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Marketing is DEAD. Here are 5 Steps to revive it.

Posted on October 20, 2011 , by Steve Bernstein
CATEGORIES: Lessons Learned

I used to be a proud VP Marketing.  These days ‘marketing’ seems to be all about spamming people with as much noise as possible. Many Marketing organizations plod along with open rates, conversion rates, and little-to-no ability to report the real business value (results) they bring to the company.  And then they complain that Sales doesn’t take action on the great leads they throw over the wall.
In other words, times have changed yet most Marketing organizations haven’t.

So when I write “Marketing is Dead” I’m not saying that the marketing discipline is no longer needed.

Don’t be a zombie — a 3% conversion rate is a 97% miss-rate.

Marketing is more important than ever exactly because of all that noise and the need to get noticed.  Marketing needs to evolve.  How?
Ask yourself 2 questions:

  1. Where do the best actionable leads come from?
  2. What is my own process when I buy something?

For most business, the answer to both these questions is essentially the same:  The best “leads” come from personal referrals and references.  Likewise, when I buy I talk to colleagues that I trust.
So the obvious key is to create an army of Promoters.  Get people (customers and partners) talking positively about your business.  I was fortunate to participate in a Net Promoter program in which the client executives wanted to understand how their Customer “Insights-to-Action” program was helping the field.  Here’s the summary from 800 sales people after just 3 months:

Enhanced Customer Relationship
(Converted Detractors and created Promoters):


Met New Contacts:


Identified New Late-Stage Sales Opportunities:


I’m not aware of any other marketing campaign that resulted in a 29% direct-success rate.  And that doesn’t even count the “soft” side whereby Sales was able to increase their wallet-share in key accounts and generate more references and referrals.
Marketing needs to take the lead in creating, developing, and engaging Promoters – people that love the company and speak to their friends and colleagues about their experiences.  How?

  1. First, prepare mentally.  Recognize that unless you personally are paying the bills your own voice and opinions don’t matter.  Don’t be a Hippo (HIghest Paid Person’s Opinion).  Your customers matter more.  Then, before you start, commit to action and not just measurement.
  2. Now begin by identifying customers that are “with” you and those that aren’t.  Whether you use the Net Promoter model or not, segmenting customers into those that are “with” you and those that aren’t can only lead to good things… if Marketing is prepared to act.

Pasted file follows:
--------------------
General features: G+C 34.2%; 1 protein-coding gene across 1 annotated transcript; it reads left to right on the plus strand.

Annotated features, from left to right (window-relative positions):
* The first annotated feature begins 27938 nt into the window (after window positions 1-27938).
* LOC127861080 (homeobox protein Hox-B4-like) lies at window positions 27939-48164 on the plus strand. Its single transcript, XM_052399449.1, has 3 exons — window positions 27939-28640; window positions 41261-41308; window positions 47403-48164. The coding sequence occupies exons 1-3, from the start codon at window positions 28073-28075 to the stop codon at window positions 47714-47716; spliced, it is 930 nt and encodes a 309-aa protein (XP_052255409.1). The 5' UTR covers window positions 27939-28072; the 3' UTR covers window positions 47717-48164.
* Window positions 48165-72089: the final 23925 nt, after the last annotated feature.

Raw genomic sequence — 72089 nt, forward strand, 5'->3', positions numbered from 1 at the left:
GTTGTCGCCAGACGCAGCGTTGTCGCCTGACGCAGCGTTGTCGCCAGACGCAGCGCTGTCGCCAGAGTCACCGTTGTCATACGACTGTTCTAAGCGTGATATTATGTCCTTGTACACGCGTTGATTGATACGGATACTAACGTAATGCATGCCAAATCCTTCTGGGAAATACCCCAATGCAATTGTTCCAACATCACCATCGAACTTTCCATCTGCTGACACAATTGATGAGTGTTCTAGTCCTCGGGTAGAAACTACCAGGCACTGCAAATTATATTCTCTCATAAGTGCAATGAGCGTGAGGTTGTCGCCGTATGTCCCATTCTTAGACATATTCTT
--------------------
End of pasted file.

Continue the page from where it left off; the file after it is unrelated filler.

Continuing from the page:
3. Engage those customer contacts that are “with” you.  Find out what they like and why, what they’d like to see improved and why, and what they know about their industry (and who they know) that can help your firm.
  4. Open dialogs with the folks that aren’t “with” you.  Find out Why?  You’ll discover that the problem here generally isn’t with Sales or Support or Services or Product – it’s most often the interplay with all of them: gaps in customer experience that are a result of missing customer expectations.  Marketing, Sales, and Competition (industry dynamics) set expectations.  Know how the company delivers on those expectations and understand where and why
    expectations are missed.
  5. Act.  Use customer quotes and hard evidence to amplify the voice of the customer so everyone can hear exactly what you are hearing.  Quantify the benefit of addressing those gaps, and work collaboratively within the company to create more Promoters.

You can swing for the fences, trying for that 3% conversion rate by sending 10,000 emails that lead to 3 new deals one year later.  Or you can face facts that you win customers over one at a time, and can be a part of the team that wins 15 new deals in 3 to 6 months.
Which metric would you like to report:
1. I sent 1000 emails to prospects, which led to 30 new names that we can contact.
2. I identified 30 Promoters that will help us with references and referrals.
3. I helped engage 30 Promoters that enabled the company close 15 new deals worth $3.2 million.
I hope someone can help me to understand why Marketing doesn’t get more involved in creating and engaging Promoters.  Why isn’t it part of Marketing’s job to help with that?

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